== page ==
What types of marketing, selling, and human resources analysis are performed (cost system, evaluation of consumers, needs, product strategy, distribution strategy, promotional strategy)?

Chapter 2: Internship activities

This is the main body of your report. During the internship period, the focus of the training may on the following types of analysis and questions. You do not have to answer all the questions in the list: Describe your working conditions and functions, such as: Who is your supervisor (include his/her name and his/her position); other team members or co-workers and what their functions are to complement yours.

Provide a detailed description about the department(s) that the trainee did her/his training with them. Adding all sub-divisions for this department(s) if it is available. Student can add to this description a supported chart.

Detailed descriptions about all tasks and activities that the trainee did them during her/his training period.

Gained skills and how they added value to your work

Other tasks that are not related to the trainee’s major that done by her/him at the company should be included in this chapter as well.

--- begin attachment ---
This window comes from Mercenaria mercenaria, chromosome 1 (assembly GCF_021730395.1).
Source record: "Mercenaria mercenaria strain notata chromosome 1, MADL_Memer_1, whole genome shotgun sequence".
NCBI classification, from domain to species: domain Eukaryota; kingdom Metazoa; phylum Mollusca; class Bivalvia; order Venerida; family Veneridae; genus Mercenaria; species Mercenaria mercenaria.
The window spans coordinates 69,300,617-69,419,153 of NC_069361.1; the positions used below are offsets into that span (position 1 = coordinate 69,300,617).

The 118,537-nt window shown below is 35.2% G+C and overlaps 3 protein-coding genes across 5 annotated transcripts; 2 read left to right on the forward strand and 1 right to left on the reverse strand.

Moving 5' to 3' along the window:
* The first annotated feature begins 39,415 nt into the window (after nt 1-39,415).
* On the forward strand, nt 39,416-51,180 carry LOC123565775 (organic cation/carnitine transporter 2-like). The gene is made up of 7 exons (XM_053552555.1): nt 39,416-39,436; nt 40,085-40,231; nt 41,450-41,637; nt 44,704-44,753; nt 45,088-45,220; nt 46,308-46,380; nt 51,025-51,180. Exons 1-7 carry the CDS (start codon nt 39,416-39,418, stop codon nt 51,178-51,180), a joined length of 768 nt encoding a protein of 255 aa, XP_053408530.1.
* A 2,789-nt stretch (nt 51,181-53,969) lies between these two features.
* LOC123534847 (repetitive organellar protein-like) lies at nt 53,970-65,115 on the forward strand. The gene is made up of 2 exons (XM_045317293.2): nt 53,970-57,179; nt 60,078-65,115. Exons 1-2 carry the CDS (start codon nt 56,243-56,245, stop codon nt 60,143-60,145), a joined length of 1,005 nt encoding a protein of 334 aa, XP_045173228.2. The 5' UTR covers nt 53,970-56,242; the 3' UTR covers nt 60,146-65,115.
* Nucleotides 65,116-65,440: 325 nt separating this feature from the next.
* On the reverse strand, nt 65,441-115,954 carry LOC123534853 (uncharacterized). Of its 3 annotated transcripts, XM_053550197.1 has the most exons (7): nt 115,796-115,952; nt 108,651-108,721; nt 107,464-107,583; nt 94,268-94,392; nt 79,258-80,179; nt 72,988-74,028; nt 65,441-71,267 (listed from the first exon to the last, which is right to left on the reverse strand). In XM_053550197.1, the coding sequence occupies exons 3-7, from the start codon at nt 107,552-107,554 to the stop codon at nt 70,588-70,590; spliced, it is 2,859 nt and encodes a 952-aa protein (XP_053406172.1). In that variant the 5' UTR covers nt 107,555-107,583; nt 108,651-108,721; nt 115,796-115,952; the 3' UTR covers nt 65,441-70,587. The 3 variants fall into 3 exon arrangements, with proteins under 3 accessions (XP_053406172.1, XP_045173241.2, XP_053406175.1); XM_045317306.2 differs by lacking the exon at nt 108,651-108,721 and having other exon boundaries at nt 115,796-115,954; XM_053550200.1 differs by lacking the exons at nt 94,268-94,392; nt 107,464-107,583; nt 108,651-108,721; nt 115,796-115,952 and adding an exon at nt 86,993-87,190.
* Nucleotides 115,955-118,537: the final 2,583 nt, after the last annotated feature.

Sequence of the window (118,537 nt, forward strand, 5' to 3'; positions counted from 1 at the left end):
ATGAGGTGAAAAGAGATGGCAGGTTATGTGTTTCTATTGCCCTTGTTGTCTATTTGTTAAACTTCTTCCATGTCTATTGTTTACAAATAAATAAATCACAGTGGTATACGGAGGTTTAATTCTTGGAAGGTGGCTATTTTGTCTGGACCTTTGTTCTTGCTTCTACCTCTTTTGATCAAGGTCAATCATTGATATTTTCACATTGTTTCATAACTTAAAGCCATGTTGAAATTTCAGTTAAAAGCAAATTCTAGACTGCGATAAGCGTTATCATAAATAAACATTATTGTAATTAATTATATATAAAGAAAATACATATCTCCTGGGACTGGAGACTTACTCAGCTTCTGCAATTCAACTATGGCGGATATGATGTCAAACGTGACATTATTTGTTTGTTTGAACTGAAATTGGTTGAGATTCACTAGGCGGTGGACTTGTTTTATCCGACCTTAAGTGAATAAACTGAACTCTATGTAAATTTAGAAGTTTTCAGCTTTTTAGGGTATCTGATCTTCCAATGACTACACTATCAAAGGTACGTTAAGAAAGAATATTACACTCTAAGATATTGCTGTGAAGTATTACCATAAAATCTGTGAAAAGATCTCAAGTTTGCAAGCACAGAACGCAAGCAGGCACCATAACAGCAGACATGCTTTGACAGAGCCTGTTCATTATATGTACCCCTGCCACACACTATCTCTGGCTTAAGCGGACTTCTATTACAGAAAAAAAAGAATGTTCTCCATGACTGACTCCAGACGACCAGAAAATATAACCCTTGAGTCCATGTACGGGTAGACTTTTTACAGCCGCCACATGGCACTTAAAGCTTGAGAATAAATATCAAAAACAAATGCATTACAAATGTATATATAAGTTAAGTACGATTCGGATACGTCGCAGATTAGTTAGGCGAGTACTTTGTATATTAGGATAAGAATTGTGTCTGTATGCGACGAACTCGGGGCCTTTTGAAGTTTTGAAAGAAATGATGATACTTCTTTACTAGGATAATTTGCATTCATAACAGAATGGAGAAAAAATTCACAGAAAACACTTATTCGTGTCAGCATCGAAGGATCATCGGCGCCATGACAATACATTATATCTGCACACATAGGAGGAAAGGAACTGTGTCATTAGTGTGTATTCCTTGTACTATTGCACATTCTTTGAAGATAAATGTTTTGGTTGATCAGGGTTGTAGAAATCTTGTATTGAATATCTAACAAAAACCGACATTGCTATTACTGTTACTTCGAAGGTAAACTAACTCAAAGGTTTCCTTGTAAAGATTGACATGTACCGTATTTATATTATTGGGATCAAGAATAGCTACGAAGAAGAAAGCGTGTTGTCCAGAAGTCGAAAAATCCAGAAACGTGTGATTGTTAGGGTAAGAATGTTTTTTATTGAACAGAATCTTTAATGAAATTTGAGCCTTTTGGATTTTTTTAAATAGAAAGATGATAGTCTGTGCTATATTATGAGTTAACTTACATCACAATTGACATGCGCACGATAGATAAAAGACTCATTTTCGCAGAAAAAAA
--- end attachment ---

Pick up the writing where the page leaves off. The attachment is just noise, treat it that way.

What types of incentives did you get as a trainee to be more proactive and productive?

Describe what kind of working documents and analysis you did there and what experiences you have gained throughout yourtraining. Provide examples of your work.

A comparison between theory (things you have learned in the classroom) and practice (things you did or observed at the company) must be made and highlighted. In this section the student can add a supported table includes which academic course (s) (course title and code) helped to perform training tasks. For example, two columns; the first one shows the course name and second column shows the tasks performed and related to this course.